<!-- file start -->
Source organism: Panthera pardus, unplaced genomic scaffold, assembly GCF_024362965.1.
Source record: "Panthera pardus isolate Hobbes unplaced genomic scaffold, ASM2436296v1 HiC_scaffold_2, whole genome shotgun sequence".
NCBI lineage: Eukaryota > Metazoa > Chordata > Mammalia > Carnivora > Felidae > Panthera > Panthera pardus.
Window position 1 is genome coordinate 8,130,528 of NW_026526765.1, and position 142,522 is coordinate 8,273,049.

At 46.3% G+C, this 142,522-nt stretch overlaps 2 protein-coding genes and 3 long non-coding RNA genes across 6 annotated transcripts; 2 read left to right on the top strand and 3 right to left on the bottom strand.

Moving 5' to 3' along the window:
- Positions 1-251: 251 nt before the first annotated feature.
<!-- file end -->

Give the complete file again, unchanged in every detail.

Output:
Source organism: Panthera pardus, unplaced genomic scaffold, assembly GCF_024362965.1.
Source record: "Panthera pardus isolate Hobbes unplaced genomic scaffold, ASM2436296v1 HiC_scaffold_2, whole genome shotgun sequence".
NCBI lineage: Eukaryota > Metazoa > Chordata > Mammalia > Carnivora > Felidae > Panthera > Panthera pardus.
Window position 1 is genome coordinate 8,130,528 of NW_026526765.1, and position 142,522 is coordinate 8,273,049.

At 46.3% G+C, this 142,522-nt stretch overlaps 2 protein-coding genes and 3 long non-coding RNA genes across 6 annotated transcripts; 2 read left to right on the top strand and 3 right to left on the bottom strand.

Moving 5' to 3' along the window:
- Positions 1-251: 251 nt before the first annotated feature.